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Monday, September 27, 2021

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Members of the Latinx Resource Center meet via Zoom during the pandemic. Members of the Latinx Resource Center meet via Zoom during the pandemic.
 


Newest Cultural Resource Centers Overcome Challenging Launches

SDSU’s three newest cultural resource centers continue to prioritize student success during the pandemic.
By Aaron Burgin
 

“We are foundational to the fabric of SDSU, collaborating with one another and across SDSU, ensuring students can show up authentically and find spaces to connect with their intersectional identities.”

The COVID-19 pandemic is not stopping San Diego State University’s three newest cultural resource centers from providing students from historically underrepresented backgrounds and their allies a space of their own.

Directors of SDSU’s resource centers are actively engaging with students through virtual sessions and programs while they await the opportunity to serve their communities face to face.

“It is certainly challenging, but not impossible, to open up a center without a physical space for convening,” said Virginia Loh-Hagan, faculty director of the Asian Pacific Islander Desi American (APIDA) Resource Center, which opened July 1.

“This means I have to get creative about building connections and getting the word out there that we are here and ready to serve,” she said. “I have to pivot in my approach in that I need to go to my communities instead of having communities come to me.”

The SDSU APIDA Resource Center kicked off September with welcome receptions, welcome socials and "Success from the Start" workshops and launched programming to support academics, mental health and identity development, Loh-Hagan said. In October, the center has organized events for Filipinx American History Month.

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Loh-Hagan and her colleagues acknowledged that the COVID-19 pandemic has made the new centers’ rollouts more difficult than they would have been otherwise.

The Latinx Resource Center opened Feb. 20, just weeks before SDSU moved to mostly virtual learning. Center director Yesenia Sanchez Garcia said the migration led to changed plans for both spring and summer.

“COVID-19 completely turned our plans and focus upside down,” she said. “We had to quickly shift gears and respond to the needs of students, as we knew Latinx students and other marginalized students would be especially impacted during this pandemic, which has further magnified existing inequities.”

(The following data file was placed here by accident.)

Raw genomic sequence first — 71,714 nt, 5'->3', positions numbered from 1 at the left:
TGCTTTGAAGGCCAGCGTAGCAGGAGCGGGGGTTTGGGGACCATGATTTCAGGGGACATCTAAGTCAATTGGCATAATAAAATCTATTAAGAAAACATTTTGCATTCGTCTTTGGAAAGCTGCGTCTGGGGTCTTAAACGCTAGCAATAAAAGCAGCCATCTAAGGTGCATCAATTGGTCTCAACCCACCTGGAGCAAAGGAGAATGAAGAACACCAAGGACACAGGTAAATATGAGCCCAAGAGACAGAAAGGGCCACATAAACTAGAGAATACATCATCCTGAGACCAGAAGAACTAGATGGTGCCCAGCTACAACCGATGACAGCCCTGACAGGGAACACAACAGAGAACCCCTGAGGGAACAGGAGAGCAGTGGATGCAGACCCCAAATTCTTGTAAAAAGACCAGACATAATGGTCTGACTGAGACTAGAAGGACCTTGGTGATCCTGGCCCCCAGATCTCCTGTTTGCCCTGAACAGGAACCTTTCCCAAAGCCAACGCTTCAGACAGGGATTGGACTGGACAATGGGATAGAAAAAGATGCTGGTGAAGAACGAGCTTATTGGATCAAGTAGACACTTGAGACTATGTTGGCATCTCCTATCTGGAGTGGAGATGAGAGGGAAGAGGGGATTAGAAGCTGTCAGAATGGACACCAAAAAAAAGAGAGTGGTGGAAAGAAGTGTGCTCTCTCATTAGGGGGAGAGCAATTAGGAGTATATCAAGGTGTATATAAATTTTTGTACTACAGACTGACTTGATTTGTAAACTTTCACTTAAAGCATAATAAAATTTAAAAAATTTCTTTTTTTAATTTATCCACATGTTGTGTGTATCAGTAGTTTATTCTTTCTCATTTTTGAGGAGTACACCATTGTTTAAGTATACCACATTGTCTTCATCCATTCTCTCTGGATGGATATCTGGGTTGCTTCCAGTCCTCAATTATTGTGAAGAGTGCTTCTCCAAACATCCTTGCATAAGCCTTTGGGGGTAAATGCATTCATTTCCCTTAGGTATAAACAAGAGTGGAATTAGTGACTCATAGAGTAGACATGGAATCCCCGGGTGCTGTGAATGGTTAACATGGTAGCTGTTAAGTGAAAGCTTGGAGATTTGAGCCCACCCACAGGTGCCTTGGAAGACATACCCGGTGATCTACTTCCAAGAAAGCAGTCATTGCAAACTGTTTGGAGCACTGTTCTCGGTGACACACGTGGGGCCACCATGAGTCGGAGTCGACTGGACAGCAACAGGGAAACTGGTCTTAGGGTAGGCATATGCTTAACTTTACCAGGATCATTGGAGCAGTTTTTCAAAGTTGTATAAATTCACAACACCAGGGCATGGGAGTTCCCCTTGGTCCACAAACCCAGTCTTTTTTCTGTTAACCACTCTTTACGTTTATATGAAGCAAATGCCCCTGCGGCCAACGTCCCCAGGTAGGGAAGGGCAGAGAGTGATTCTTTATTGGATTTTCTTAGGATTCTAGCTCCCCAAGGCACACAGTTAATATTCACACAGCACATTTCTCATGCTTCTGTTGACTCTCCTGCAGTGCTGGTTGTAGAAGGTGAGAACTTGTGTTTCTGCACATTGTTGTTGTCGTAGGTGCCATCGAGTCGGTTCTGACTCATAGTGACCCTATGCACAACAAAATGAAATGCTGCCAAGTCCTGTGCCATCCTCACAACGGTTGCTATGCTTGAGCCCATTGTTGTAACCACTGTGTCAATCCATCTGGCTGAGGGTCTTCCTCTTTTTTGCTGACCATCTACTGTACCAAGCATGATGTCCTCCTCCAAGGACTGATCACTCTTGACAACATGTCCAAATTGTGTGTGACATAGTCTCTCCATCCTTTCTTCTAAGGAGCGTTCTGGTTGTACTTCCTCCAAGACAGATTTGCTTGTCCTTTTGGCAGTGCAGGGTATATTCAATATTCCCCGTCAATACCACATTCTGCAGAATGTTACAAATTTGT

Despite the shift, Sanchez Garcia and others said the centers were largely able to handle the transition. During spring, for example, the Latinx Resource Center launched a retention support project and contacted more than 450 Latinx students several times throughout eight weeks to personally check on how they were doing and to connect them with resources and services. September and October brought a flurry of events for Latinx Heritage Month.

The Latinx Resource Center is focusing its fall programming on four areas: academic success (the COMUNIDAD support program for first-year students), identity exploration and formation (the Joteria Sin Fronteras program for students who identify as LGBTQIA+ and Latinx), mental health and wellness (including a Spanglish support group), and social and racial justice.

“Though it has been a major challenge, I am proud of the work our team has been able to accomplish, in spite of these unprecedented challenges,” Sanchez Garcia said. “We were able to adapt quickly and effectively and have continued working on the foundation for the Latinx Resource Center.”

Christopher Medellin, director of the Native Resource Center, said the spring grand opening of the center’s new home in the Arts and Letters buildingwas postponed because of the pandemic, but the center found its footing in the months following the move to virtual learning. Partnering with the Native American Student Alliance, the center produced a week of events and programs for the Indigenous Peoples’ Week of Action, Oct. 12-16.

“As a newer center we were getting our feet on the ground and trying to establish a base set of services for students to access and that was disrupted,” Medellin acknowledged. “Moving forward, we are trying to make the best of the current situation, and we are really relying on students to meet us halfway so we can better serve some of their needs.”

Engaging students can be challenging in the virtual era, the directors agreed, but they said the work and purpose of the centers are too important to not make the extra efforts.

The centers are a key component of the university’s new five-year strategic plan, "We Rise We Defy: Transcending Borders, Transforming Lives," with a strategic priority to become a global leader in advancing diversity, equity and inclusion.

“It is important for SDSU to ensure the expansion of community centers focused on specific identities and communities, as these spaces provide critical support to students to ensure they not only succeed but also thrive at SDSU – academically, socially and mentally,” Sanchez Garcia said. “We are foundational to the fabric of SDSU, collaborating with one another and across SDSU, ensuring students can show up authentically and find spaces to connect with their intersectional identities.”